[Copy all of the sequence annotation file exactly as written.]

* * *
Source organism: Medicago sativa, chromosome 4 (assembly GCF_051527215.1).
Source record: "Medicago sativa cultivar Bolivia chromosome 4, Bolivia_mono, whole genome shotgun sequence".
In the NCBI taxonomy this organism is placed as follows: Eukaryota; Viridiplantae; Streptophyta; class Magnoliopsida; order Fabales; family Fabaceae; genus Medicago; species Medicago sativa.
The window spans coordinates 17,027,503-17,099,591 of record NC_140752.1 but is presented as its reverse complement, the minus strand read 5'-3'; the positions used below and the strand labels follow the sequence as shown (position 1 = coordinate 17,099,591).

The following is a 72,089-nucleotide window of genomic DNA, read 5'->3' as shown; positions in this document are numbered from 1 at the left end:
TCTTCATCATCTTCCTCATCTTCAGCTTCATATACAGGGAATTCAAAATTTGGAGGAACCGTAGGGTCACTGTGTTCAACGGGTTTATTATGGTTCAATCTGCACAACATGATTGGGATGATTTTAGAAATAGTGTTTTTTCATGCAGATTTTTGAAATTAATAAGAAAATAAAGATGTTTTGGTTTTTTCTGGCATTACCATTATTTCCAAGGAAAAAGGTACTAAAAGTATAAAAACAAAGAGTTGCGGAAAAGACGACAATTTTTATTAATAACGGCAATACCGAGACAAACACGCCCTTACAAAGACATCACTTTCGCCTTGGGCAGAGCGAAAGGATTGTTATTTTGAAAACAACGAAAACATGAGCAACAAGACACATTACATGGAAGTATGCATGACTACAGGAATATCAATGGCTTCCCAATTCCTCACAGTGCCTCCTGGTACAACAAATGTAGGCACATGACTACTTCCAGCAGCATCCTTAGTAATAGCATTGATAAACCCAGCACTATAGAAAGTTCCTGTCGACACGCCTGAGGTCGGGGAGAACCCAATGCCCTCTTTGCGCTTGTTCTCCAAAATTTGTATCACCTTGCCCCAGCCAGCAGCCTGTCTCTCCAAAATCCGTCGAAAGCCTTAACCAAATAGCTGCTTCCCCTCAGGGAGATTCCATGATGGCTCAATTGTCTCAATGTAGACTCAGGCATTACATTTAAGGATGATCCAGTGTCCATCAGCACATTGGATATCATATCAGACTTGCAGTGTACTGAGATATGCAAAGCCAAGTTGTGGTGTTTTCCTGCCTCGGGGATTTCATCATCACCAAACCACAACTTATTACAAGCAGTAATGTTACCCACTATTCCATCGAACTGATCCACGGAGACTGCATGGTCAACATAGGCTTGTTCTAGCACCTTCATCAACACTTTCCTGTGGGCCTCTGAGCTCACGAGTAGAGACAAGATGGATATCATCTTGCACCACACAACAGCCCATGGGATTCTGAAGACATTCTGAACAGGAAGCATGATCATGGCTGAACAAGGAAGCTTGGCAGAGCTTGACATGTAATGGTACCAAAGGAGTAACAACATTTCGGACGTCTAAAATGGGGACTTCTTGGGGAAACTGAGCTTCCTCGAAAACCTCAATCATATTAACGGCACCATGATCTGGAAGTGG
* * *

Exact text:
Source organism: Medicago sativa, chromosome 4 (assembly GCF_051527215.1).
Source record: "Medicago sativa cultivar Bolivia chromosome 4, Bolivia_mono, whole genome shotgun sequence".
In the NCBI taxonomy this organism is placed as follows: Eukaryota; Viridiplantae; Streptophyta; class Magnoliopsida; order Fabales; family Fabaceae; genus Medicago; species Medicago sativa.
The window spans coordinates 17,027,503-17,099,591 of record NC_140752.1 but is presented as its reverse complement, the minus strand read 5'-3'; the positions used below and the strand labels follow the sequence as shown (position 1 = coordinate 17,099,591).

The following is a 72,089-nucleotide window of genomic DNA, read 5'->3' as shown; positions in this document are numbered from 1 at the left end:
TCTTCATCATCTTCCTCATCTTCAGCTTCATATACAGGGAATTCAAAATTTGGAGGAACCGTAGGGTCACTGTGTTCAACGGGTTTATTATGGTTCAATCTGCACAACATGATTGGGATGATTTTAGAAATAGTGTTTTTTCATGCAGATTTTTGAAATTAATAAGAAAATAAAGATGTTTTGGTTTTTTCTGGCATTACCATTATTTCCAAGGAAAAAGGTACTAAAAGTATAAAAACAAAGAGTTGCGGAAAAGACGACAATTTTTATTAATAACGGCAATACCGAGACAAACACGCCCTTACAAAGACATCACTTTCGCCTTGGGCAGAGCGAAAGGATTGTTATTTTGAAAACAACGAAAACATGAGCAACAAGACACATTACATGGAAGTATGCATGACTACAGGAATATCAATGGCTTCCCAATTCCTCACAGTGCCTCCTGGTACAACAAATGTAGGCACATGACTACTTCCAGCAGCATCCTTAGTAATAGCATTGATAAACCCAGCACTATAGAAAGTTCCTGTCGACACGCCTGAGGTCGGGGAGAACCCAATGCCCTCTTTGCGCTTGTTCTCCAAAATTTGTATCACCTTGCCCCAGCCAGCAGCCTGTCTCTCCAAAATCCGTCGAAAGCCTTAACCAAATAGCTGCTTCCCCTCAGGGAGATTCCATGATGGCTCAATTGTCTCAATGTAGACTCAGGCATTACATTTAAGGATGATCCAGTGTCCATCAGCACATTGGATATCATATCAGACTTGCAGTGTACTGAGATATGCAAAGCCAAGTTGTGGTGTTTTCCTGCCTCGGGGATTTCATCATCACCAAACCACAACTTATTACAAGCAGTAATGTTACCCACTATTCCATCGAACTGATCCACGGAGACTGCATGGTCAACATAGGCTTGTTCTAGCACCTTCATCAACACTTTCCTGTGGGCCTCTGAGCTCACGAGTAGAGACAAGATGGATATCATCTTGCACCACACAACAGCCCATGGGATTCTGAAGACATTCTGAACAGGAAGCATGATCATGGCTGAACAAGGAAGCTTGGCAGAGCTTGACATGTAATGGTACCAAAGGAGTAACAACATTTCGGACGTCTAAAATGGGGACTTCTTGGGGAAACTGAGCTTCCTCGAAAACCTCAATCATATTAACGGCACCATGATCTGGAAGTGG